Some citizens have expressed great pessimism about the future of our country because of the intense passions that have fueled this year's elections.
The Tea Party movement, the record number of money being spent on midterm campaigns and predictions of an upheaval and uprooting of incumbents are seen by some as a sign of our nation about to crack.
Actually, what we're seeing is the sure signs of a healthy republic.
We were brilliantly designed to self-correct by giving the people an opportunity to vote the most powerful people in the country right out of office. For the second time in a decade, it's likely that the Senate majority leader will not just lose his position of leadership, but his Senate seat.
The politicians have wounded our great nation with their spending sprees, big-government takeovers of cars, banks, insurance companies and health care. But she's wounded —far from dead. And the old girl is showing a real fighting spirit as she prepares to deliver a knockout blow to self-serving politicians on Tuesday.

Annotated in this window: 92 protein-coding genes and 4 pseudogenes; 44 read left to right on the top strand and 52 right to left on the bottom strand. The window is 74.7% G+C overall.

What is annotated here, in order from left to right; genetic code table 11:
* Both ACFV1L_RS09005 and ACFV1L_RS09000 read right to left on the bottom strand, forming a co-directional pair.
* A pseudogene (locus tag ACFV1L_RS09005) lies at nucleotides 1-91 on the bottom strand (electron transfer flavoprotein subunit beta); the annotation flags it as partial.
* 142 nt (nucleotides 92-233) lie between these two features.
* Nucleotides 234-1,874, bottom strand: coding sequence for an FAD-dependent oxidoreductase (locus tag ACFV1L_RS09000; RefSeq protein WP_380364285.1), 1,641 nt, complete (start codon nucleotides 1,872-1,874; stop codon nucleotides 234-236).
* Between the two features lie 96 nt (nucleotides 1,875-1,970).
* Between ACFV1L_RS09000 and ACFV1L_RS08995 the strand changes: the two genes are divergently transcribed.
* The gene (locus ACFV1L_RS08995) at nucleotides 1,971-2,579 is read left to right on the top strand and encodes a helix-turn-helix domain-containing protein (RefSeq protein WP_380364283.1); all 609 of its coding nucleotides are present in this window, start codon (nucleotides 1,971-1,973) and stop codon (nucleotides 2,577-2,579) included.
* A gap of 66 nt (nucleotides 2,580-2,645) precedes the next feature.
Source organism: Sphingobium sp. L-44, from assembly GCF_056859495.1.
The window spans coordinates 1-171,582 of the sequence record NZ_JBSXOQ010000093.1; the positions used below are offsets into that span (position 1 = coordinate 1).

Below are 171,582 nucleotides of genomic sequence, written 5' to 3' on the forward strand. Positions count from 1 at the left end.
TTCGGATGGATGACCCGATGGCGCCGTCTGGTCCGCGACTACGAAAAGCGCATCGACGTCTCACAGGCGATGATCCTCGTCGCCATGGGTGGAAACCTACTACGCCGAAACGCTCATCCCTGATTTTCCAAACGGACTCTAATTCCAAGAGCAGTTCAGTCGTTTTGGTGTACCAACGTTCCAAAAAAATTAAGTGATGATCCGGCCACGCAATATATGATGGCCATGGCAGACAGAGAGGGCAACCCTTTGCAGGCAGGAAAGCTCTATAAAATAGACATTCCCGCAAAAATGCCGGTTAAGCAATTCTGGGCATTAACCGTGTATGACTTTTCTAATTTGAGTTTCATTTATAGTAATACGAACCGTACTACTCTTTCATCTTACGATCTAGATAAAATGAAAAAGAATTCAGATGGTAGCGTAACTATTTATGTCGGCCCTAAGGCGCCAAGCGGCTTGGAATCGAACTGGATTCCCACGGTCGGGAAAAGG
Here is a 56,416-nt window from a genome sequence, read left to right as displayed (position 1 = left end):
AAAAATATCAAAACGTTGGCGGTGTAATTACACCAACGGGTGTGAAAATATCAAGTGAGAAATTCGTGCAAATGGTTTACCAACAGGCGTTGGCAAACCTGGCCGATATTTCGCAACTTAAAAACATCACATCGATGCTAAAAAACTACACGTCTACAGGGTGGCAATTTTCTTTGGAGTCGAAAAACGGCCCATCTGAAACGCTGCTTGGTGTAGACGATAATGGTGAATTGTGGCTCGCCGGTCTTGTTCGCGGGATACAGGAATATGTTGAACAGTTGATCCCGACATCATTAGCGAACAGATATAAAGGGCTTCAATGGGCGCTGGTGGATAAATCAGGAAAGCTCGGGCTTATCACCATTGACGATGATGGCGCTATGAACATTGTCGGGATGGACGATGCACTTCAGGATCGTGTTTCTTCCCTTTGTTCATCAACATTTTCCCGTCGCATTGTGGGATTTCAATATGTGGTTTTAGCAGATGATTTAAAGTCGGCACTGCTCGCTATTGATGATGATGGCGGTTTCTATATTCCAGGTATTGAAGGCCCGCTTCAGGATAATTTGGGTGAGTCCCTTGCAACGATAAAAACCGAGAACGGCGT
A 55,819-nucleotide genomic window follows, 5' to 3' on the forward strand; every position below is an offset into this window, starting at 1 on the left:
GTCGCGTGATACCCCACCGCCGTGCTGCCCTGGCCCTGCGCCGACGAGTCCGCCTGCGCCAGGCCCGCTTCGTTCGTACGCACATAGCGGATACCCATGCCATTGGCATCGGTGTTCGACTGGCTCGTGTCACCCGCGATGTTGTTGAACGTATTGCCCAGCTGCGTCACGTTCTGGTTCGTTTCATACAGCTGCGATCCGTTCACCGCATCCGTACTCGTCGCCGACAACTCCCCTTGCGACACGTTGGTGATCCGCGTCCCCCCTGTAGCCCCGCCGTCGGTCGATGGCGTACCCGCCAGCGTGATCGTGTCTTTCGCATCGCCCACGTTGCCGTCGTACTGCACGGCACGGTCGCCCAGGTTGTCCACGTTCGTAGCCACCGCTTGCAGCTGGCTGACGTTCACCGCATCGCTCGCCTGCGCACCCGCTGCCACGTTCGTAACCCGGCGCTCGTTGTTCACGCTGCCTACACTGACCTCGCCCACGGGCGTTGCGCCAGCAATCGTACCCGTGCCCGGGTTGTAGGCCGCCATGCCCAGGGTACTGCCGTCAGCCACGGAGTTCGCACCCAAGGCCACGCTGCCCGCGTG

Even Barney Frank is having to get off his duff, give his campaign some money and fight to keep his seat in Massachusetts.
An election in America is the equivalent of a bloodless coup d'etat. We will wake up on Wednesday morning and the people will have exercised the most potent power in our nation: the power to vote.
I don't see the uproar as a sign of our weakness, but our strength.
If you have described the government with less than flattering words, Tuesday do more than scream, put a slogan on a bumper sticker or T-shirt or call to a talk radio station. Do what really matters: vote.
If you don't think the government has listened to you, make sure they do on Tuesday. They will hear you when you vote. And tonight, get on your knees and thank God you live in the United States of America where you still have life liberty, and the pursuit of happiness.
That's my view, I welcome yours. E-mail your comments to: firstname.lastname@example.org
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Former Arkansas Governor Mike Huckabee was a 2016 Republican candidate for president of the United States.